The boys all marvel at the strange omen, and in spite of their distance from what it means to be Native, even they know that the legs portend something connected to their family’s culture.
The day of the powwow, Orvil and his brothers sneak out of the house quickly to avoid confronting Opal about where they’re going. Over dinner last night, no one discussed the spider legs. They ride their bikes all the way to the coliseum, and are surprised by how big the arena is up close. As they approach, Lony asks if they can stop for a second. He asks his brothers what a powwow is—he wants to know why everyone dresses up to “dance and sing Indian.” When his brothers don’t answer them, he accuses them of making him feel stupid any time he asks them anything. Orvil gently replies that powwows are meant to carry on “old ways” so that the community doesn’t forget them.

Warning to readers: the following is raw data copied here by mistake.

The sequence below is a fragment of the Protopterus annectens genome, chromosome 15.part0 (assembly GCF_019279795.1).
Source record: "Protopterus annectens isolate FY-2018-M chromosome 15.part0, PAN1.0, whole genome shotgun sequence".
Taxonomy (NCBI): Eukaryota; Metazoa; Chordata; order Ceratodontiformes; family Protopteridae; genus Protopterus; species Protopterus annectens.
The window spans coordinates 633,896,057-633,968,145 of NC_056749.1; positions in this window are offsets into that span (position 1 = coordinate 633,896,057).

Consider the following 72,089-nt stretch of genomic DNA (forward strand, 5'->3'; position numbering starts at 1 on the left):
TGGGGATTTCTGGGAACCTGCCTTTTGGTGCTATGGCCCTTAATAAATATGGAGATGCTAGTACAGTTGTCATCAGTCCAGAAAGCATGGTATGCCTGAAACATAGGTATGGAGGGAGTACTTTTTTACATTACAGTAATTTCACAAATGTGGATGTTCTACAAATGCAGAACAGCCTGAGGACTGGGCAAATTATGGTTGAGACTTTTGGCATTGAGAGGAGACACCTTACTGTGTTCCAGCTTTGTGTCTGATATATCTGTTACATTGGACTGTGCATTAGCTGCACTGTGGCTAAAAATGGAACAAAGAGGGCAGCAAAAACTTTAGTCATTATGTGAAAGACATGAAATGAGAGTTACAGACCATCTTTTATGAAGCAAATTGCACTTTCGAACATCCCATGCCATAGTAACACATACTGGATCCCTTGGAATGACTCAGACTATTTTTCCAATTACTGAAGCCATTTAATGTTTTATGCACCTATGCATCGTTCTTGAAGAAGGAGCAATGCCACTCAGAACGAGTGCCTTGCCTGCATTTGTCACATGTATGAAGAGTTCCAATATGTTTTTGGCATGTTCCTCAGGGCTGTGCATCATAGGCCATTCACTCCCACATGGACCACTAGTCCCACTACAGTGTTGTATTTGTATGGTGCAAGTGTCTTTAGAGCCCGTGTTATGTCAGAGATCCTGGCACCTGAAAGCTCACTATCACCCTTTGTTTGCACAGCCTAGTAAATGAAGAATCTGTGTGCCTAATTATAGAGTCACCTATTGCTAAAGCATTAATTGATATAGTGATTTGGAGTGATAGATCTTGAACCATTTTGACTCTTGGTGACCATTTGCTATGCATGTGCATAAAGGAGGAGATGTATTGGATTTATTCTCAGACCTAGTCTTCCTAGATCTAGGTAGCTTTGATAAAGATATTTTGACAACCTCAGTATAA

This passage makes it clear just how isolated Lony is from his people and his culture. He doesn’t understand what the traditions and rituals of Native life are, let alone why they need to be preserved—unlike Orvil, he hasn’t yet taken his cultural education into his own hands.
The boys approach the coliseum and see “real Indians” in full regalia streaming into the arena. They are excited to go inside the powwow, and, earlier that morning, stole coins out of fountains around the neighborhood in order to scrape together enough money to purchase Indian tacos—tacos made with fry bread—as a treat. At the entrance, Orvil realizes that Loother has forgotten to bring a bike lock, and so the boys hide their bikes in some bushes. Though Lony is anxious about leaving the bikes behind, Orvil says there’s no way he’s not going into the powwow.
Nothing is going to stop Orvil from getting into the powwow—he’s worked so long and so hard to prepare himself for it, and he and his brothers have tirelessly scraped together funds to make the day as fun as possible.